Education Problems and Solutions: Part 2
IV. High-Stakes Tests The term High-Stakes Tests (HST's) refers to standardized tests in that attempt to measure a child's strength in Math and English Language Arts, and are being increasingly tied to a child's advancement as well as teacher evaluations.
There is a profound dark side to these tests. They can affect job security for teachers, prevent children from advancing a grade, be subject to errors and glitches, take away class time spent on actual learning, and affect federal money given to states and school districts. Data has been gathered from years of research, proving a correlation between HST's and the increasing inability to provide a well-balanced education.
That article was from 2011, before Common Core had truly established itself in our education system. More than ever, teachers are being forced to "Teach to the Test" in order to ensure their own livelihoods. In 2014, opposition to CCSS began to spread rapidly after testing horror stories hit social media.
To hold back a third grader with an otherwise good academic record because of 1 point on a high-stakes test developed by a third party is a sign that humanity and reason are leaving the education process. But wait, there's more.
There are other horror stories worth mentioning that I have come across in my research this year. HST's have been deemed so important that the tests are literally following kids to the hospital--even to their death beds. Adding to the horror was the fact that the teacher, who took time to visit her dying student, was to be penalized if the test was not administered.
Teachers can be penalized if scores are not high enough, or not enough improvement shown. For example, New York bases 50% of teacher evaluations on HST's. The formula to assess improvement can be so flawed that a teacher who has high-scoring students in his class will have a worse evaluation for lack of improvement. By using flawed variables, students who score near perfect are literally expected to score beyond perfect to show marked improvement. On computers, test results can be erased due to glitches, causing headaches for everyone. One example occurred in Montana. I'm sure an isolated incident could be overlooked, but how about 36 incidents in over a dozen states in 2015? When billions of dollars of Federal grant money on the line, these High-Stakes Tests live up to that nickname. To receive the grants, 95% of students are required to participate in these HST's in most states. The many problems with HST's--stress, penalties, glitches, replacement for actual curriculum, and being a truly inaccurate way to assess a child's true intelligence--has fueled a nationwide "opt-out" movement by parents, students, and teachers.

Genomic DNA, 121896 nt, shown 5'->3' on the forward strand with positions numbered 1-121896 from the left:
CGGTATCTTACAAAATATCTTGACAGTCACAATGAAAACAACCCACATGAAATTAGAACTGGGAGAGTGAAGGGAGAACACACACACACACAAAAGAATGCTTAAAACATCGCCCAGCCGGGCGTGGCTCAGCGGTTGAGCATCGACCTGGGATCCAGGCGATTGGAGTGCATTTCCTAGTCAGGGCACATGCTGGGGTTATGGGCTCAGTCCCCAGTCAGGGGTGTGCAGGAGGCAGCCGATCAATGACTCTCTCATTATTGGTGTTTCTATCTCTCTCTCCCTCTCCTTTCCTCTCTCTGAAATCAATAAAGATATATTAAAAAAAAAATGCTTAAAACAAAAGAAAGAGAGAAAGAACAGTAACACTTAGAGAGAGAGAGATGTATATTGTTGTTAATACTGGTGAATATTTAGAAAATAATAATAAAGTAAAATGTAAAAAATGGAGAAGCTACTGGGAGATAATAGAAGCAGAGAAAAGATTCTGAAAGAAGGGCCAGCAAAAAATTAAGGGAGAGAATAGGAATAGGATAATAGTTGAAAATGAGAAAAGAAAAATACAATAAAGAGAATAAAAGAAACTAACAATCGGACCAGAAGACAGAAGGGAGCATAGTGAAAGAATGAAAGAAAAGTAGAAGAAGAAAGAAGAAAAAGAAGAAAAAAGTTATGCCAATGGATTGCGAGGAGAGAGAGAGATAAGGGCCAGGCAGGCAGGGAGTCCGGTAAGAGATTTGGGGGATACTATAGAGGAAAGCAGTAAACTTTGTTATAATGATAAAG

New York is quite possibly the most stringent enforcer of CCSS in the country. However, the state produced some of the highest percentages of test refusals in the nation.
The entire 11th grade at Nathan Hale High School in Seattle, WA opted out of the Smarter Balanced Assessment test. Parents are growing mistrustful of the education system in general, and an increasing number have chosen to homeschool their children. From 2003 to 2012, the percentage has risen from 2.2 to 3.4%. These figures are likely to increase now that Common Core and HST's have become fully implemented.
There is also concern over who has access to student data accumulated from these tests. That will be discussed in the upcoming section.
V. The Family and Education Rights and Privacy Act (FERPA)
Here is the law, courtesy of the US Department of Education.
In 2008 and again in 2011, FERPA has been weakened to allow the private sector unprecedented access to education records and other private student data. In short, the definition of "school official" was drastically broadened to include terms like "contractors, consultants, volunteers, and other parties to whom an educational agency or institution has outsourced institutional services or functions it would otherwise use employees to perform." Because Google has an education app, it just so happens to fall into this extremely inclusive category. Furthermore, the key term "authorized representatives" have been modified so that so that now, it can be defined as any individual or entity that educational authorities select as an authorized representative.
The Department of Education responded with guidelines--which are nonbinding, meaning they are not new protective regulations--to protect sensitive student data from third parties. This amounts to nothing more than an "honor system" as opposed to ensuring student privacy. This concludes Part 2. Part 3 will focus on solutions. One of the main solutions is to restore trust in our teachers and let them teach.